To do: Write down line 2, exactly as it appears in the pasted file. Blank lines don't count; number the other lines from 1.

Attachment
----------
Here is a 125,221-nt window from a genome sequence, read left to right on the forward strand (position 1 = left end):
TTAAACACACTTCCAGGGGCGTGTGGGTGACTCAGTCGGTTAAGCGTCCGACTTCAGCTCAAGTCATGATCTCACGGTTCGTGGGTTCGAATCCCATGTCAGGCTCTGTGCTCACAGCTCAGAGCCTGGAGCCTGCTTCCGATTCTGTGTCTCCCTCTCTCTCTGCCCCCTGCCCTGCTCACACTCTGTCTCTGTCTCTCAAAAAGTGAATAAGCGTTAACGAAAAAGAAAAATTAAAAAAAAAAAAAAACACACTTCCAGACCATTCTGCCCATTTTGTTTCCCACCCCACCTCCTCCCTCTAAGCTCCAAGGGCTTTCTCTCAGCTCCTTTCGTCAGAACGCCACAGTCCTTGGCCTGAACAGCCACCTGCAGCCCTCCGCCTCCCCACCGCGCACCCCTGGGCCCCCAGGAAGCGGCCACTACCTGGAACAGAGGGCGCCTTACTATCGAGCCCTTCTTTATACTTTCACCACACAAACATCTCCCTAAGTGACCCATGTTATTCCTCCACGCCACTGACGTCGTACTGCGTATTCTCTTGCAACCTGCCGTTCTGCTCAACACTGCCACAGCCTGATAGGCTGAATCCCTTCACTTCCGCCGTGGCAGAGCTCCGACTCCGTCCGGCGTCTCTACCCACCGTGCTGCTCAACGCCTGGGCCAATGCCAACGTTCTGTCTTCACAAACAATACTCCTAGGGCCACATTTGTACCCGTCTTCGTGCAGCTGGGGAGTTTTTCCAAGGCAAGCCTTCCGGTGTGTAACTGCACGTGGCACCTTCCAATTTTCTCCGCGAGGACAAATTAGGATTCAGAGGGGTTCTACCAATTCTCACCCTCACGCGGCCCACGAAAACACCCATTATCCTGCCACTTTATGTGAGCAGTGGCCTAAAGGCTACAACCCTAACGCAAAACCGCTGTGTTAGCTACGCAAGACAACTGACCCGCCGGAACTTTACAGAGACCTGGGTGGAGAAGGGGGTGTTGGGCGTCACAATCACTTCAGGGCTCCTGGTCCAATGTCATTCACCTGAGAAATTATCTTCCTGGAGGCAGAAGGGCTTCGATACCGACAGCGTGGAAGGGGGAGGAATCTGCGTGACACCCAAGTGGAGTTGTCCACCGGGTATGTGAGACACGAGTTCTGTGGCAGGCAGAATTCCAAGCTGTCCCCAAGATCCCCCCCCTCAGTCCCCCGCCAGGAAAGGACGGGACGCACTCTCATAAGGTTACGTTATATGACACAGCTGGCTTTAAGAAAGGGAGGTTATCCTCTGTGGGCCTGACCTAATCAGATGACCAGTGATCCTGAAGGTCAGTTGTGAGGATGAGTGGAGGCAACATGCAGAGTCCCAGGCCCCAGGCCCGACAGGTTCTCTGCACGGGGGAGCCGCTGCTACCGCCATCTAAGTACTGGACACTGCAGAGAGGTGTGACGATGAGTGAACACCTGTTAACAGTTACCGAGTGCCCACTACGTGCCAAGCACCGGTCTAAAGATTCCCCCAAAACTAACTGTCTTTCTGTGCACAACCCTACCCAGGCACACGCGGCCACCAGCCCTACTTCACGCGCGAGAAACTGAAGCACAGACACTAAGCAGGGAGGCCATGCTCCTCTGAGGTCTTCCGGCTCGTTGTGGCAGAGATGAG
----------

TTAAACACACTTCCAGGGGCGTGTGGGTGACTCAGTCGGTTAAGCGTCCGACTTCAGCTCAAGTCATGATCTCACGGTTCGTGGGTTCGAATCCCATGTCAGGCTCTGTGCTCACAGCTCAGAGCCTGGAGCCTGCTTCCGATTCTGTGTCTCCCTCTCTCTCTGCCCCCTGCCCTGCTCACACTCTGTCTCTGTCTCTCAAAAAGTGAATAAGCGTTAACGAAAAAGAAAAATTAAAAAAAAAAAAAAACACACTTCCAGACCATTCTGCCCATTTTGTTTCCCACCCCACCTCCTCCCTCTAAGCTCCAAGGGCTTTCTCTCAGCTCCTTTCGTCAGAACGCCACAGTCCTTGGCCTGAACAGCCACCTGCAGCCCTCCGCCTCCCCACCGCGCACCCCTGGGCCCCCAGGAAGCGGCCACTACCTGGAACAGAGGGCGCCTTACTATCGAGCCCTTCTTTATACTTTCACCACACAAACATCTCCCTAAGTGACCCATGTTATTCCTCCACGCCACTGACGTCGTACTGCGTATTCTCTTGCAACCTGCCGTTCTGCTCAACACTGCCACAGCCTGATAGGCTGAATCCCTTCACTTCCGCCGTGGCAGAGCTCCGACTCCGTCCGGCGTCTCTACCCACCGTGCTGCTCAACGCCTGGGCCAATGCCAACGTTCTGTCTTCACAAACAATACTCCTAGGGCCACATTTGTACCCGTCTTCGTGCAGCTGGGGAGTTTTTCCAAGGCAAGCCTTCCGGTGTGTAACTGCACGTGGCACCTTCCAATTTTCTCCGCGAGGACAAATTAGGATTCAGAGGGGTTCTACCAATTCTCACCCTCACGCGGCCCACGAAAACACCCATTATCCTGCCACTTTATGTGAGCAGTGGCCTAAAGGCTACAACCCTAACGCAAAACCGCTGTGTTAGCTACGCAAGACAACTGACCCGCCGGAACTTTACAGAGACCTGGGTGGAGAAGGGGGTGTTGGGCGTCACAATCACTTCAGGGCTCCTGGTCCAATGTCATTCACCTGAGAAATTATCTTCCTGGAGGCAGAAGGGCTTCGATACCGACAGCGTGGAAGGGGGAGGAATCTGCGTGACACCCAAGTGGAGTTGTCCACCGGGTATGTGAGACACGAGTTCTGTGGCAGGCAGAATTCCAAGCTGTCCCCAAGATCCCCCCCCTCAGTCCCCCGCCAGGAAAGGACGGGACGCACTCTCATAAGGTTACGTTATATGACACAGCTGGCTTTAAGAAAGGGAGGTTATCCTCTGTGGGCCTGACCTAATCAGATGACCAGTGATCCTGAAGGTCAGTTGTGAGGATGAGTGGAGGCAACATGCAGAGTCCCAGGCCCCAGGCCCGACAGGTTCTCTGCACGGGGGAGCCGCTGCTACCGCCATCTAAGTACTGGACACTGCAGAGAGGTGTGACGATGAGTGAACACCTGTTAACAGTTACCGAGTGCCCACTACGTGCCAAGCACCGGTCTAAAGATTCCCCCAAAACTAACTGTCTTTCTGTGCACAACCCTACCCAGGCACACGCGGCCACCAGCCCTACTTCACGCGCGAGAAACTGAAGCACAGACACTAAGCAGGGAGGCCATGCTCCTCTGAGGTCTTCCGGCTCGTTGTGGCAGAGATGAG